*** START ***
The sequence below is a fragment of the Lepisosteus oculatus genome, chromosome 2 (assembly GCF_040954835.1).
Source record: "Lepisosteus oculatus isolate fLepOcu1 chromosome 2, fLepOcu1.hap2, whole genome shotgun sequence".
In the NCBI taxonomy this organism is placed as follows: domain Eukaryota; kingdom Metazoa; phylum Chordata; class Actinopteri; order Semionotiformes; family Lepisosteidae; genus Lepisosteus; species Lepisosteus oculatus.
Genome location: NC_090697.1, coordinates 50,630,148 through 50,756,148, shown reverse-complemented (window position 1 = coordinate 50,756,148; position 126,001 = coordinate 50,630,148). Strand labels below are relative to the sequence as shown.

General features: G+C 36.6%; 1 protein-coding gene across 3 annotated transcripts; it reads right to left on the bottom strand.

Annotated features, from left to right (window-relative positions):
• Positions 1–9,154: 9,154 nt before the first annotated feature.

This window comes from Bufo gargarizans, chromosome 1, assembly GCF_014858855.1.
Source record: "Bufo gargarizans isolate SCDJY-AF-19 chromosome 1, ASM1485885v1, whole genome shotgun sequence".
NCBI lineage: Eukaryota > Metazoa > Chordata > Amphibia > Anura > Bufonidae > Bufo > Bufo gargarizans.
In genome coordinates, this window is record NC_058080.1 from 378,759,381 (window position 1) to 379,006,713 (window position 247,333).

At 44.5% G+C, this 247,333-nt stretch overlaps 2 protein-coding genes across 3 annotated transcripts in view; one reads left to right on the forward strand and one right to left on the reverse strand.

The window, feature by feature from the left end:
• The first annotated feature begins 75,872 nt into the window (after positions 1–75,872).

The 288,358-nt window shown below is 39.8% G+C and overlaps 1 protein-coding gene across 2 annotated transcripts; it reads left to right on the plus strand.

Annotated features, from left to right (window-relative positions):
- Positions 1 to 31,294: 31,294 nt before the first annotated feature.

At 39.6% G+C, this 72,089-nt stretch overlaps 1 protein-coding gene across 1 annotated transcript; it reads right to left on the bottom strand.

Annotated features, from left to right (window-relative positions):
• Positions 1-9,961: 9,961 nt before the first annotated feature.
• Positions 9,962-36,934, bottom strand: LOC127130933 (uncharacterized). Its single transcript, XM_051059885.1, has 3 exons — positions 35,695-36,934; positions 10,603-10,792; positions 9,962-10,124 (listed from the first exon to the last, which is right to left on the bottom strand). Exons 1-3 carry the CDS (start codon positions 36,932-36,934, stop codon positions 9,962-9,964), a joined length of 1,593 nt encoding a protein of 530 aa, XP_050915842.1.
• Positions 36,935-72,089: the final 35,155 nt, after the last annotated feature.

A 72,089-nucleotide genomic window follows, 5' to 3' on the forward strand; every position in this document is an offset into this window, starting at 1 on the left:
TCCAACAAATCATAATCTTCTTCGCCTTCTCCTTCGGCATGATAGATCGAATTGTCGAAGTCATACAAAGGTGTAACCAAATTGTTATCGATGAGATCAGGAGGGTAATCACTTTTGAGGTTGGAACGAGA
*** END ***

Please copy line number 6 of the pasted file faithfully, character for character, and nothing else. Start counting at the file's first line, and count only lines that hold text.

Annotated features, from left to right (window-relative positions):